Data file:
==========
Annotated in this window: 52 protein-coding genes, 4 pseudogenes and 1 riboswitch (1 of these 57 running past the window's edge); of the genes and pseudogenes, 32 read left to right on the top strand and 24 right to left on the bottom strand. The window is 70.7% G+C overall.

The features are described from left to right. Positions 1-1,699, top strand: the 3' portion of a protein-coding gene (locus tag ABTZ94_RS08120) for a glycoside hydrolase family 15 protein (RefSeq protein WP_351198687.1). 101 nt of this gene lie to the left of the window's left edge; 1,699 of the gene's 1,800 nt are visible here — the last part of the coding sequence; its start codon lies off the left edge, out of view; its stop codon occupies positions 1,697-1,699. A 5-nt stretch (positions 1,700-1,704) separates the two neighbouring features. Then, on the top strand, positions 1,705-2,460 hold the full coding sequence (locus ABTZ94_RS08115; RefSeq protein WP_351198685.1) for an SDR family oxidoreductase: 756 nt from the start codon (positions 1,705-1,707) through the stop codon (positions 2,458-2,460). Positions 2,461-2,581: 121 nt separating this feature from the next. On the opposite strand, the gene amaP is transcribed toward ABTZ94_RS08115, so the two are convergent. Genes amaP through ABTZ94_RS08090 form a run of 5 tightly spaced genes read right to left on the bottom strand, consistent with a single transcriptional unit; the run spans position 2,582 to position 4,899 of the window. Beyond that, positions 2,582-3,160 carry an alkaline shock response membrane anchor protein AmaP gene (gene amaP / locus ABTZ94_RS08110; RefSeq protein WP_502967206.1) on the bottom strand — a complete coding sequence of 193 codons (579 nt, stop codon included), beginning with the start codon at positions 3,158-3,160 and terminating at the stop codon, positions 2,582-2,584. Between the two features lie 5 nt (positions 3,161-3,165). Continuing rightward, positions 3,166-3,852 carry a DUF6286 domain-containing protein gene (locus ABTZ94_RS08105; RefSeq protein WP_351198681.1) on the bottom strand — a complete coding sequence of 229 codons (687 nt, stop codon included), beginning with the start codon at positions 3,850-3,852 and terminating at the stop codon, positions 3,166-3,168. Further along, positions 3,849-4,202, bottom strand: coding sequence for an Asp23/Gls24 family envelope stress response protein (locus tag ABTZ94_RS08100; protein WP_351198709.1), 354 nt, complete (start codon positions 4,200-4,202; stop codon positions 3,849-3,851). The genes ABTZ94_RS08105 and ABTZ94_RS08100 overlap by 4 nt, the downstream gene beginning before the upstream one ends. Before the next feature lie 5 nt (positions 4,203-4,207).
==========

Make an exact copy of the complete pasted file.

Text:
Annotated in this window: 52 protein-coding genes, 4 pseudogenes and 1 riboswitch (1 of these 57 running past the window's edge); of the genes and pseudogenes, 32 read left to right on the top strand and 24 right to left on the bottom strand. The window is 70.7% G+C overall.

The features are described from left to right. Positions 1-1,699, top strand: the 3' portion of a protein-coding gene (locus tag ABTZ94_RS08120) for a glycoside hydrolase family 15 protein (RefSeq protein WP_351198687.1). 101 nt of this gene lie to the left of the window's left edge; 1,699 of the gene's 1,800 nt are visible here — the last part of the coding sequence; its start codon lies off the left edge, out of view; its stop codon occupies positions 1,697-1,699. A 5-nt stretch (positions 1,700-1,704) separates the two neighbouring features. Then, on the top strand, positions 1,705-2,460 hold the full coding sequence (locus ABTZ94_RS08115; RefSeq protein WP_351198685.1) for an SDR family oxidoreductase: 756 nt from the start codon (positions 1,705-1,707) through the stop codon (positions 2,458-2,460). Positions 2,461-2,581: 121 nt separating this feature from the next. On the opposite strand, the gene amaP is transcribed toward ABTZ94_RS08115, so the two are convergent. Genes amaP through ABTZ94_RS08090 form a run of 5 tightly spaced genes read right to left on the bottom strand, consistent with a single transcriptional unit; the run spans position 2,582 to position 4,899 of the window. Beyond that, positions 2,582-3,160 carry an alkaline shock response membrane anchor protein AmaP gene (gene amaP / locus ABTZ94_RS08110; RefSeq protein WP_502967206.1) on the bottom strand — a complete coding sequence of 193 codons (579 nt, stop codon included), beginning with the start codon at positions 3,158-3,160 and terminating at the stop codon, positions 2,582-2,584. Between the two features lie 5 nt (positions 3,161-3,165). Continuing rightward, positions 3,166-3,852 carry a DUF6286 domain-containing protein gene (locus ABTZ94_RS08105; RefSeq protein WP_351198681.1) on the bottom strand — a complete coding sequence of 229 codons (687 nt, stop codon included), beginning with the start codon at positions 3,850-3,852 and terminating at the stop codon, positions 3,166-3,168. Further along, positions 3,849-4,202, bottom strand: coding sequence for an Asp23/Gls24 family envelope stress response protein (locus tag ABTZ94_RS08100; protein WP_351198709.1), 354 nt, complete (start codon positions 4,200-4,202; stop codon positions 3,849-3,851). The genes ABTZ94_RS08105 and ABTZ94_RS08100 overlap by 4 nt, the downstream gene beginning before the upstream one ends. Before the next feature lie 5 nt (positions 4,203-4,207).